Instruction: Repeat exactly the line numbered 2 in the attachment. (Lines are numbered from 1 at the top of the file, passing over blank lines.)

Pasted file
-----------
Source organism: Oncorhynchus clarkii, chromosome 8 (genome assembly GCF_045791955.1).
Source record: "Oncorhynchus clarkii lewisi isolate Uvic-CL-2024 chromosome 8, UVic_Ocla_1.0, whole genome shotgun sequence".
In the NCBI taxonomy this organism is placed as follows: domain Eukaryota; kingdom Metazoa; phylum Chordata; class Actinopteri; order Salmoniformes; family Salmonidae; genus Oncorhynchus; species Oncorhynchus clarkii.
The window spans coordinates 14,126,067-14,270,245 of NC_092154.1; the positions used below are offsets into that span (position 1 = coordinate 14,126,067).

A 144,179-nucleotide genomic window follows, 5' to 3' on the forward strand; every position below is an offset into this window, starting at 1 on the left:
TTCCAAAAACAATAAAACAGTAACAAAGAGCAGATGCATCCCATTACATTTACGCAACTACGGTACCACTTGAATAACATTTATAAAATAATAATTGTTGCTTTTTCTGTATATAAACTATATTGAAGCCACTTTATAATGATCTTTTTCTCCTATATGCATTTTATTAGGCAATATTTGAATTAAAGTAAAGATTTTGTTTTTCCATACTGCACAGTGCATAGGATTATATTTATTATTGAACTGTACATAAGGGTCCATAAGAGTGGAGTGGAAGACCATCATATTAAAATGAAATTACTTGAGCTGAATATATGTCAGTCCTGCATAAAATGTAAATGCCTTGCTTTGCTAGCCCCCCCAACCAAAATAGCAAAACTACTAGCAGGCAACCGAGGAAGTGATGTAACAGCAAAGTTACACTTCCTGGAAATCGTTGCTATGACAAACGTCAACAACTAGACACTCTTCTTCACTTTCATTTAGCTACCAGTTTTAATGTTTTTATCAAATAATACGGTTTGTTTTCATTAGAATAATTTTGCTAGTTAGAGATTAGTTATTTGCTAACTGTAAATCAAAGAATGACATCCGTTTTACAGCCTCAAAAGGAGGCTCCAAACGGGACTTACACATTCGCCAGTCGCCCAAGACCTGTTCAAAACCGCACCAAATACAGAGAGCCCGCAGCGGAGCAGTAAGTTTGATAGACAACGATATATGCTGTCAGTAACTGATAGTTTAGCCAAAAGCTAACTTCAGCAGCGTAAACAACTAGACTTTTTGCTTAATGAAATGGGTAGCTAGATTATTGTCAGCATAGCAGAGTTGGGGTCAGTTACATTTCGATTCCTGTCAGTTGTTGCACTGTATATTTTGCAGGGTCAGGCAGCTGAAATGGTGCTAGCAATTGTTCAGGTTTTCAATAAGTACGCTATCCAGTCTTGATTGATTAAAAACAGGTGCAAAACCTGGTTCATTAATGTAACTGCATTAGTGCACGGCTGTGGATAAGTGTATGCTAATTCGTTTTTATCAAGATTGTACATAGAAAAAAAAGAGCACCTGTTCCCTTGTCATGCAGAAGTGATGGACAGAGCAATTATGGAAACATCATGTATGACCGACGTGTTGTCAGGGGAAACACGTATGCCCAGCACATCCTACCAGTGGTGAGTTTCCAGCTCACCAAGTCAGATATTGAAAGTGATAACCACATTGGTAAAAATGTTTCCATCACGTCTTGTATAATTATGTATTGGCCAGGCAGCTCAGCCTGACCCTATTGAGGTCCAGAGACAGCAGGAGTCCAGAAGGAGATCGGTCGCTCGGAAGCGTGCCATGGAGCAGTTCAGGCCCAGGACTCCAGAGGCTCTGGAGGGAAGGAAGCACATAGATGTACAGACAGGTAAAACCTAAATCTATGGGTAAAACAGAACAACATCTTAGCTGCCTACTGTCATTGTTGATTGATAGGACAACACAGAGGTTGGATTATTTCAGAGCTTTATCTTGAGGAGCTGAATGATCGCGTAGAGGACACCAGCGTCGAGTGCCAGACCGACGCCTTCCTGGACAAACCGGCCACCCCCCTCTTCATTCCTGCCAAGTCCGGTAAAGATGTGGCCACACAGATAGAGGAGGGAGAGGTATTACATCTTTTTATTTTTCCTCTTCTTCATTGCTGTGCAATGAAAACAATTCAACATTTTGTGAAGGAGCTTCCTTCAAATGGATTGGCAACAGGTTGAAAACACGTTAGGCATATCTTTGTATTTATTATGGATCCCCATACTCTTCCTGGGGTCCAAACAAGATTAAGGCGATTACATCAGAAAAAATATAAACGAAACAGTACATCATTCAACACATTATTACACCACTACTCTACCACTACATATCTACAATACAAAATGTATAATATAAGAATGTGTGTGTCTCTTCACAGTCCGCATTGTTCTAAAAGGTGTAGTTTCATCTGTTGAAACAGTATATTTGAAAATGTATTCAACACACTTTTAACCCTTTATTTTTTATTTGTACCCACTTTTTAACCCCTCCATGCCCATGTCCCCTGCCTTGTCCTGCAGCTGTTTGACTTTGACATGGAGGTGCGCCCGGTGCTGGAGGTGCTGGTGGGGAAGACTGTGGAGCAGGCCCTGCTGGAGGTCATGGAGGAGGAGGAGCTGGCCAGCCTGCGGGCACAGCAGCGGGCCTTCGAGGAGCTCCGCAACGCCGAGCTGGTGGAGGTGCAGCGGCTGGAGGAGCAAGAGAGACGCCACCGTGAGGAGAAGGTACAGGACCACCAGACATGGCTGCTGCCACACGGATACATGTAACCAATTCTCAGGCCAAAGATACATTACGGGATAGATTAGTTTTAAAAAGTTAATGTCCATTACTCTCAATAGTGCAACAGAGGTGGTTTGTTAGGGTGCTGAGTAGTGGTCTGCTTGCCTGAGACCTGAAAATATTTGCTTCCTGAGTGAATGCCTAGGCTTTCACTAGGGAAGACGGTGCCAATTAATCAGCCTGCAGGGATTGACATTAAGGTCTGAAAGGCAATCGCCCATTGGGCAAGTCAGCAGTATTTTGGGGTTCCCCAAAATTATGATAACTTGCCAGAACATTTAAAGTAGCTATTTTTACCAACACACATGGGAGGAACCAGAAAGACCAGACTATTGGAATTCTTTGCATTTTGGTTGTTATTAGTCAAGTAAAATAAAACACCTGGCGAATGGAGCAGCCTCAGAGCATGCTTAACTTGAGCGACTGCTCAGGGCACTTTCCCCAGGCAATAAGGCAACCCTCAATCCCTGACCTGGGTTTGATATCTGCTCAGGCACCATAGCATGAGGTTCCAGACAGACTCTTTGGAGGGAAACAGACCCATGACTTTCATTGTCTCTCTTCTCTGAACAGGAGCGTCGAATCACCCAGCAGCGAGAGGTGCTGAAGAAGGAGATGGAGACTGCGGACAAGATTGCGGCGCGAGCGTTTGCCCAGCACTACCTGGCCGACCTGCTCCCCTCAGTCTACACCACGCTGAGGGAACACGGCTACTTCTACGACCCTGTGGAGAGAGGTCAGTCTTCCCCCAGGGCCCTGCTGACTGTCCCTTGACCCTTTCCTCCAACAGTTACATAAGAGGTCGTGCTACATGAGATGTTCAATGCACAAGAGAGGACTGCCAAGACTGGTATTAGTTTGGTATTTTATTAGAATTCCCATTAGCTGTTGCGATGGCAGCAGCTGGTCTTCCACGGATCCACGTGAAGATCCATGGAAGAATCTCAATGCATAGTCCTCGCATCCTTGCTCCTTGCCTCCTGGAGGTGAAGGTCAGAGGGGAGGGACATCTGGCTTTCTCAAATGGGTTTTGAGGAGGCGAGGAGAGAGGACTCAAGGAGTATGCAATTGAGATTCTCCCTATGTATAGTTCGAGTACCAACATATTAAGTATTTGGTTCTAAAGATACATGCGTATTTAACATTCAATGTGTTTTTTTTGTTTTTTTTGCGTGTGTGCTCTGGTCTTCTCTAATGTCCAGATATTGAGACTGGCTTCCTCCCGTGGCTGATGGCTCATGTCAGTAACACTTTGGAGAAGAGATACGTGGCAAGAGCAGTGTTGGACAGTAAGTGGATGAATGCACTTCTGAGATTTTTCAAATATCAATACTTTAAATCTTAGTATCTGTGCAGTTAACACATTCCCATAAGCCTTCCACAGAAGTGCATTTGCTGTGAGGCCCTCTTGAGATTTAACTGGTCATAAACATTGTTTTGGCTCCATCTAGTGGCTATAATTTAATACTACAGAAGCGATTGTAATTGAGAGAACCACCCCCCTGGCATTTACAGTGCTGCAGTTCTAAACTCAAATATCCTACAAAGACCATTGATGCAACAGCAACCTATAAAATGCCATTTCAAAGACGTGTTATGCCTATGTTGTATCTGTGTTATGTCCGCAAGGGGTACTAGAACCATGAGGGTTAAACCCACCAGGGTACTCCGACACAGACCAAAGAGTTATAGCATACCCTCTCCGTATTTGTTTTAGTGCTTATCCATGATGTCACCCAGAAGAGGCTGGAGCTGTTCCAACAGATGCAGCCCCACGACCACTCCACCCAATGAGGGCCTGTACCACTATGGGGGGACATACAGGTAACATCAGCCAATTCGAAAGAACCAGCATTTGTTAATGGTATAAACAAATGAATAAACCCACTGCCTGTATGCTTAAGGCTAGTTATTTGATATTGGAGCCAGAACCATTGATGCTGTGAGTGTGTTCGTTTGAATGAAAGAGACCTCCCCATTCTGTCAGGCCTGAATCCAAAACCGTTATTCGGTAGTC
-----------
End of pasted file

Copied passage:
Source record: "Oncorhynchus clarkii lewisi isolate Uvic-CL-2024 chromosome 8, UVic_Ocla_1.0, whole genome shotgun sequence".